Laudato Si’ - Ecological Education and Spirituality

202. Many things have to change course, but it is we human beings above all who need to change.... A great cultural, spiritual and educational challenge stands before us, and it will demand that we set out on the long path of renewal.

Laudato Si’ - Lines of Approach and Action 5

200-201. If a mistaken understanding of our own principles has at times led us to justify mistreating nature, to exercise tyranny over creation, to engage in war, injustice and acts of violence, we believers should acknowledge that by so doing we were not faithful to the treasures of wisdom which we have been called to protect and preserve.... 

Laudato Si’ - Lines of Approach and Action 4

195. The principle of the maximization of profits, frequently isolated from other considerations, reflects a misunderstanding of the very concept of the economy. As long as production is increased, little concern is given to whether it is at the cost of future resources or the health of the environment...

Laudato Si’ - Lines of Approach and Action 3

182. 188. An assessment of the environmental impact of business ventures and projects demands transparent political processes involving a free exchange of views.... I am concerned to encourage an honest and open debate so that particular interests or ideologies will not prejudice the common good.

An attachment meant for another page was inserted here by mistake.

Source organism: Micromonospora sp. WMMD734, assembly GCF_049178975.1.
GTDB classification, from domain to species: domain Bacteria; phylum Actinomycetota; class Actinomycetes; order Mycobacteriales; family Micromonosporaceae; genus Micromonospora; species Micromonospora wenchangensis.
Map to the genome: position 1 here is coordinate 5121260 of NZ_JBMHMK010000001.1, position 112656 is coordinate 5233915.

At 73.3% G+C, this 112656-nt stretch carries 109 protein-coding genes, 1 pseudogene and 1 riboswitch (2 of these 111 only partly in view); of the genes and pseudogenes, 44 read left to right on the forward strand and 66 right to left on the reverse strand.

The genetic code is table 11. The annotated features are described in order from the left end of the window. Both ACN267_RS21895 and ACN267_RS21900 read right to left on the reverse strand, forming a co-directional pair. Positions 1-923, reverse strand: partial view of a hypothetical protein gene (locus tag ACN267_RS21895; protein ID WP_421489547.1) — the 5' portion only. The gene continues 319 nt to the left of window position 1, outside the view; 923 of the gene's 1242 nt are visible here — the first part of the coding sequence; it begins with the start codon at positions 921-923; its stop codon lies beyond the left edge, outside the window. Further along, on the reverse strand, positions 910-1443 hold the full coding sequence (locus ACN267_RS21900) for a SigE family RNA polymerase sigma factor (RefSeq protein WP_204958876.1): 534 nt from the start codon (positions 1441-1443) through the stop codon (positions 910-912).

Laudato Si’- Lines of Approach and Action 2024

178. The myopia of power politics delays the inclusion of a far-sighted environmental agenda within the overall agenda of governments.... True statecraft is manifest when, in difficult times, we uphold high principles and think of the long-term common good. Political powers do not find it easy to assume this duty in the work of nation-building.

Laudato Si’ - Lines of Approach and Action

164. An interdependent world not only makes us more conscious of the negative effects of certain lifestyles and models of production and consumption ..., it motivates us to ensure that solutions are proposed from a global perspective...

Laudato Si’ - Integral Ecology January 5th 2024

159, 162. The notion of the common good also extends to future generations. … Intergenerational solidarity is not optional, but rather a basic question of justice, since the world we have received also belongs to those who will follow us. ...many problems of society are connected with today’s fast-paced culture of instant gratification.

Laudato Si' - Integral Ecology December 29th 2023

156-157. An integral ecology is inseparable from the notion of the common good... the common good calls for social peace, the stability and security provided by a certain order which cannot be achieved without particular concern for distributive justice; whenever this is violated, violence always ensues.

Laudato Si' - Integral Ecology December 22-2023

147. Authentic development includes efforts to bring about an integral improvement in the quality of human life, and this entails considering the setting in which people live their lives. These settings influence the way we think, feel and act. ...